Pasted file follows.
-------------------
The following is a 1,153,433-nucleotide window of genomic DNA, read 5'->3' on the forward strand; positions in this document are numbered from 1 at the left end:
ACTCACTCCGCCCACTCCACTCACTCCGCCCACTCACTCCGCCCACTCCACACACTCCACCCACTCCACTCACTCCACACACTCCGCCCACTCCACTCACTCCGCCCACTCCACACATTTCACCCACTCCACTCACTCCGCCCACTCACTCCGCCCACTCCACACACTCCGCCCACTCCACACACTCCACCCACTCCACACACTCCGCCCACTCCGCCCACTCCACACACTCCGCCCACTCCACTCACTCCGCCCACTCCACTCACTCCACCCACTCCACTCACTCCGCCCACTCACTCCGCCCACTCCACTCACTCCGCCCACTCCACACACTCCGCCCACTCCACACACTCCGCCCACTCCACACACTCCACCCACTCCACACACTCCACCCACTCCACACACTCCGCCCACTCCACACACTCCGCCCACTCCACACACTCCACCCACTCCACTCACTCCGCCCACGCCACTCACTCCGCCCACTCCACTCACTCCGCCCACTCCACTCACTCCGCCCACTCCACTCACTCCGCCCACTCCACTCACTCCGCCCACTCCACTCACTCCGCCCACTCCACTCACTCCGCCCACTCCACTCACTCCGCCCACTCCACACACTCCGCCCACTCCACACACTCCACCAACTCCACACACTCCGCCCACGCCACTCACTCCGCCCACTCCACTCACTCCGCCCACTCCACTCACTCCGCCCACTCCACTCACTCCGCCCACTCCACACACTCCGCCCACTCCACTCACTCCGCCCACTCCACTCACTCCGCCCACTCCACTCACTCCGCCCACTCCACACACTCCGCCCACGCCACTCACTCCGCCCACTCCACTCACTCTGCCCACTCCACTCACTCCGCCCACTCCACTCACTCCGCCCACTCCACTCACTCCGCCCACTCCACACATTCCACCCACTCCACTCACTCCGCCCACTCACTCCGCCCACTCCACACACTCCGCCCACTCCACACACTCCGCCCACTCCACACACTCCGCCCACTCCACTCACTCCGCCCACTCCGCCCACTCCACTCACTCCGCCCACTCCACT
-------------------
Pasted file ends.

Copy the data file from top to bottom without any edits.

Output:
The following is a 1,153,433-nucleotide window of genomic DNA, read 5'->3' on the forward strand; positions in this document are numbered from 1 at the left end:
ACTCACTCCGCCCACTCCACTCACTCCGCCCACTCACTCCGCCCACTCCACACACTCCACCCACTCCACTCACTCCACACACTCCGCCCACTCCACTCACTCCGCCCACTCCACACATTTCACCCACTCCACTCACTCCGCCCACTCACTCCGCCCACTCCACACACTCCGCCCACTCCACACACTCCACCCACTCCACACACTCCGCCCACTCCGCCCACTCCACACACTCCGCCCACTCCACTCACTCCGCCCACTCCACTCACTCCACCCACTCCACTCACTCCGCCCACTCACTCCGCCCACTCCACTCACTCCGCCCACTCCACACACTCCGCCCACTCCACACACTCCGCCCACTCCACACACTCCACCCACTCCACACACTCCACCCACTCCACACACTCCGCCCACTCCACACACTCCGCCCACTCCACACACTCCACCCACTCCACTCACTCCGCCCACGCCACTCACTCCGCCCACTCCACTCACTCCGCCCACTCCACTCACTCCGCCCACTCCACTCACTCCGCCCACTCCACTCACTCCGCCCACTCCACTCACTCCGCCCACTCCACTCACTCCGCCCACTCCACTCACTCCGCCCACTCCACACACTCCGCCCACTCCACACACTCCACCAACTCCACACACTCCGCCCACGCCACTCACTCCGCCCACTCCACTCACTCCGCCCACTCCACTCACTCCGCCCACTCCACTCACTCCGCCCACTCCACACACTCCGCCCACTCCACTCACTCCGCCCACTCCACTCACTCCGCCCACTCCACTCACTCCGCCCACTCCACACACTCCGCCCACGCCACTCACTCCGCCCACTCCACTCACTCTGCCCACTCCACTCACTCCGCCCACTCCACTCACTCCGCCCACTCCACTCACTCCGCCCACTCCACACATTCCACCCACTCCACTCACTCCGCCCACTCACTCCGCCCACTCCACACACTCCGCCCACTCCACACACTCCGCCCACTCCACACACTCCGCCCACTCCACTCACTCCGCCCACTCCGCCCACTCCACTCACTCCGCCCACTCCACT